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Hare We Go Again! - Bunny Movies For Easter: Part 2

All mentioned films in article
Not released

There's only so much time you can devote to scoffing chocolate eggs on Easter Sunday. So, why not gather the family for an afternoon watching films about the Easter Bunny? Cinema Paradiso has some suggestions in mind.

In the first part of Cinema Paradiso's look at rabbits on screen, we focussed on the (mostly) cute and cuddly world of animation. This time, the tone will be a little darker, as we make the acquaintance of some left-field bunnies and the odd rabbit from hell.

Hop You Like These

Life can be a lot tougher for small furry creatures outside the realms of animation. Take the luckless rabbits that are gunned down during the brutal hunting sequence in La Règle du Jeu (1939), which director Jean Renoir used to comment on the senseless slaughter of the Great War and the need for France to avoid another conflict on a similar scale. Carlos Saura would echo these sentiments in his own rabbit shoot in La Caza (1966).

A still from Easter Parade (1948)
A still from Easter Parade (1948)

On a lighter note, Fred Astaire plucks a toy rabbit from a shop counter with the line, 'A bunny for my honey', at the start of the wonderfully dexterous 'Drum Crazy' routine in Charles Walters's Easter Parade (1948), which concludes with Astaire tucking the rabbit under his arm and sashaying out of the door. There's nothing so elegant in Henry Koster's Harvey (1950), as Elwood P. Dowd (James Stewart) spends much of this adaptation of Mary Chase's hit play under the influence and under the impression that his best friend is a 6ft 3½-in invisible rabbit. Sister Veta Simmons (Oscar winner Josephine Hull) is convinced that this pooka (a benign mythological spirit from Ireland) is a sign of incipient madness and is appalled when Elwood has hit portrait painted alongside his pal.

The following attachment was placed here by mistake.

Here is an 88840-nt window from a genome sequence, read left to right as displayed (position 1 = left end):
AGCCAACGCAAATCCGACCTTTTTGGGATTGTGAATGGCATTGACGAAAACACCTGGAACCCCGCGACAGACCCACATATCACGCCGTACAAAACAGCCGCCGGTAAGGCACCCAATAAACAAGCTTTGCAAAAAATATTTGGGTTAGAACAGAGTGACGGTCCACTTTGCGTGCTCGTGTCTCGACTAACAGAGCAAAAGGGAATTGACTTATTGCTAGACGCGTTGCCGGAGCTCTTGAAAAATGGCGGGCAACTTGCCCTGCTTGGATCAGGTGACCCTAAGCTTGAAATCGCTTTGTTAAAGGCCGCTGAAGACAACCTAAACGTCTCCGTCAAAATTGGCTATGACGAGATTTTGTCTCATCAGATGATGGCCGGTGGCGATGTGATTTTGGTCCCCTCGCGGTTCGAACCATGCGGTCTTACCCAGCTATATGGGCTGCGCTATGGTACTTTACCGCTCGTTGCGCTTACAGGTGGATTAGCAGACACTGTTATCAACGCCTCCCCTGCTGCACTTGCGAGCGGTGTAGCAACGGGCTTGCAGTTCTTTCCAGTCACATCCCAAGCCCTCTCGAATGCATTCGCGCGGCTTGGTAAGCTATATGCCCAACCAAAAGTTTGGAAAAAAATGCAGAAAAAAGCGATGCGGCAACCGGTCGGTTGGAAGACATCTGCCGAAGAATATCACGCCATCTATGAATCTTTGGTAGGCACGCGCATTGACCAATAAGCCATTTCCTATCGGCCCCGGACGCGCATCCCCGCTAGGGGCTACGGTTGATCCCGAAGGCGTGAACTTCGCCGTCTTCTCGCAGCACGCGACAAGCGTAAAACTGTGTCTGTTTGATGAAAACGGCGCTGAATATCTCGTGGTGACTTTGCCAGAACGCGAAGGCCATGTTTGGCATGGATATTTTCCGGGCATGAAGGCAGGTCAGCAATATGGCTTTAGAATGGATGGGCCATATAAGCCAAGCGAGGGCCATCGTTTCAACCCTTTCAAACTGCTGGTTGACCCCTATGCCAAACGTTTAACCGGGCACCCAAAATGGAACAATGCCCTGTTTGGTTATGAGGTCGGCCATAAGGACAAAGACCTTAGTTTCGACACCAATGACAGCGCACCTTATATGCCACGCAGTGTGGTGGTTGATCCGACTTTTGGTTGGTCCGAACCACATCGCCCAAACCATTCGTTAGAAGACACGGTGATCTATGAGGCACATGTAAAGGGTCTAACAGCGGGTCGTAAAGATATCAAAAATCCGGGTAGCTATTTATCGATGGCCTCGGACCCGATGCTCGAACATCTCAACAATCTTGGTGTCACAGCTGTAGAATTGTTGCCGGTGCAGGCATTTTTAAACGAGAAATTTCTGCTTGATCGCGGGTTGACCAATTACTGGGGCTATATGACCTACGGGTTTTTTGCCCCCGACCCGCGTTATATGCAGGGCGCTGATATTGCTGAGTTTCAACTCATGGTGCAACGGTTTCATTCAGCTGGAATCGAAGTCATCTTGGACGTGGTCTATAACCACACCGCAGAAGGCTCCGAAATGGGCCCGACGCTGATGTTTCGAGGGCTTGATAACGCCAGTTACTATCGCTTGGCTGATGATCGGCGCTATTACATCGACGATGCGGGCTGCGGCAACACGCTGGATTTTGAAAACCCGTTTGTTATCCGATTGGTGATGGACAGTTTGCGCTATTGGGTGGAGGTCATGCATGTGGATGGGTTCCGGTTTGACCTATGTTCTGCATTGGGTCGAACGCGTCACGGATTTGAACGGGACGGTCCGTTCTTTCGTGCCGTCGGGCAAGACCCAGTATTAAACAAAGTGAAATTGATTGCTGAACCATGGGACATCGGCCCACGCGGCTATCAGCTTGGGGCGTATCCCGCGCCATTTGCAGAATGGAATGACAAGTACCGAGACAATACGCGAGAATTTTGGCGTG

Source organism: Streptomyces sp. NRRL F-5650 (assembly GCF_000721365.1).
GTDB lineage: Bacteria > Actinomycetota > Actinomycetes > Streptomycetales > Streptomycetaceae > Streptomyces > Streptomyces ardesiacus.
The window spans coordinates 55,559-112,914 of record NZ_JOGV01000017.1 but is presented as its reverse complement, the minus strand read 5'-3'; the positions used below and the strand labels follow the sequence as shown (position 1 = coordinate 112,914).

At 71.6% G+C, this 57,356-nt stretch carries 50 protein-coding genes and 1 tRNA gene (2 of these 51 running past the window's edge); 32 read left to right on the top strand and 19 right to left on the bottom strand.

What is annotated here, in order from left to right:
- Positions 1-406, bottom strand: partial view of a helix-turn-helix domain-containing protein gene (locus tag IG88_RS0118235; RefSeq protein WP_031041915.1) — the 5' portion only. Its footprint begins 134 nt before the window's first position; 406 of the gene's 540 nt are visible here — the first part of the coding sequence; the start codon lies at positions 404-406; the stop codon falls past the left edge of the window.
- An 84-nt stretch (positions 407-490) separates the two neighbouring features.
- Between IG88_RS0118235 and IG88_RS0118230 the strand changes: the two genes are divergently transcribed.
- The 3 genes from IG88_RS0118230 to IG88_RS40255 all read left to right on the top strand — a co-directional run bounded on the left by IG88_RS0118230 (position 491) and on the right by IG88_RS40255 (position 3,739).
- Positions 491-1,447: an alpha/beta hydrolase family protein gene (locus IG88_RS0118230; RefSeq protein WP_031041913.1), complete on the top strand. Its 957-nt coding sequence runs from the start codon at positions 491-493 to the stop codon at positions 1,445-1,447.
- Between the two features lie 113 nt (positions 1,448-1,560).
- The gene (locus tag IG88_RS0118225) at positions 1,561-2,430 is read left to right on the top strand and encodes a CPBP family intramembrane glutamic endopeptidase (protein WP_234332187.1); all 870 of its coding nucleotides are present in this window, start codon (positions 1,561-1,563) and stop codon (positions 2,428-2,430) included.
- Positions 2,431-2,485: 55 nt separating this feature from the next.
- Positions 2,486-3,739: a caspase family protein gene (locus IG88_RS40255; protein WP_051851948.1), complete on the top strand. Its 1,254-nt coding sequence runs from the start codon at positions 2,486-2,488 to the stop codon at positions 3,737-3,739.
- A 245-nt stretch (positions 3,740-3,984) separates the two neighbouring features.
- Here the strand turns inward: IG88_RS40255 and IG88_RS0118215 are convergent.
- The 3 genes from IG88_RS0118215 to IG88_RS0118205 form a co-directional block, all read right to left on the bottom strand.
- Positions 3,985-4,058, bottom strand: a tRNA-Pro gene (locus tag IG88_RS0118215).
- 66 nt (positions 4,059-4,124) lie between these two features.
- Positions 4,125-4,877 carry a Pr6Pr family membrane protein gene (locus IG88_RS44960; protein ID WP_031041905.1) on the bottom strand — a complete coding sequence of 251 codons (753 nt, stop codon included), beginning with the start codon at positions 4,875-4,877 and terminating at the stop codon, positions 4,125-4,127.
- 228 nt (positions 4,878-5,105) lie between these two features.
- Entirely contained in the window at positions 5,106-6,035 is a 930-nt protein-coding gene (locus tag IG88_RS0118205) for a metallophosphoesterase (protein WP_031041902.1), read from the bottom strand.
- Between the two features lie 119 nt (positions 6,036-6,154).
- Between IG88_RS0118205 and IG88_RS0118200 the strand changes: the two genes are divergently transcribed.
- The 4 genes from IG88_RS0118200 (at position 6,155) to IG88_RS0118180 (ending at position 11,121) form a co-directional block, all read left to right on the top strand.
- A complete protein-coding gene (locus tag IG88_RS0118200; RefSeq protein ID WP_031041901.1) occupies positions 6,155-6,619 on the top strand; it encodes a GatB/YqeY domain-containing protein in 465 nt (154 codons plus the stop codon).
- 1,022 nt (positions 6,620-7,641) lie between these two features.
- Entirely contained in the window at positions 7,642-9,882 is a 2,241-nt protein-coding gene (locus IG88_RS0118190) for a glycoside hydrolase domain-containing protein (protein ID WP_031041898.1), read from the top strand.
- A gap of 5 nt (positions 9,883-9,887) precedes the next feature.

Mr and Mrs Bunting (Bernard Horsfall and Jane Jordan Rogers) are equally sure that their daughter, Mary (Lesley Roach) is losing touch with reality when she declares that her new best friend is a giant bunny who is visible only to her (Anthony Sheppard) in

Robert Hird's Mr Horatio Knibbles (1971). This delightful tale of faith and finding your own feet can be rented from Cinema Paradiso as part of the BFI's Children's Film Foundation Bumper Box (2018).

There are two rabbits for the price of one in Terry Jones and Terry Gilliam's Monty Python and the Holy Grail (1975). The first is the Trojan Rabbit that Sir Bedevere (Jones) proposes to King Arthur (Graham Chapman) as a way of sneaking into the castle of Guy de Loimbard. However, the Knights of the Round Table forget to climb inside the wooden structure, which is catapulted at them from the battlements. Fresh from this embarrassment, the knights fall foul of The Killer Rabbit of Caerbannog, the harmless looking white bunny that goes for the jugular and has to be vanquished with the Holy Hand Grenade of Antioch.

A still from Local Hero (1983)
A still from Local Hero (1983)

The rabbit meets its fate in a more accidental manner in Bill Forsyth's Local Hero (1983). Named Trudy after MacIntyre (Peter Riegert) and Oldsen (Peter Capaldi) rescue it from a misty Scottish road, the brown bunny gets to spend the night on the backseat of their car before being found a comfortable chair in which to recuperate at the MacAskill Arms. Unfortunately, that night, genial mine host Gordon Urquhart (Denis Lawson) serves casserole du lapin for supper. It's more a case of a rabbit appearing in 'It's a Good Life', the Joe Dante-directed episode of Twilight Zone: The Movie (1983). Having given young Anthony (Jeremy Licht) a lift home, Helen Foley (Kathleen Quinlan) is treated to a magic show by his Uncle Walt (Kevin McCarthy). The first time he dips into his top hat, he pulls out an adorable white bunny. Second time, he retrieves a mutated monster, which was fiendishly designed by Rob Bottin.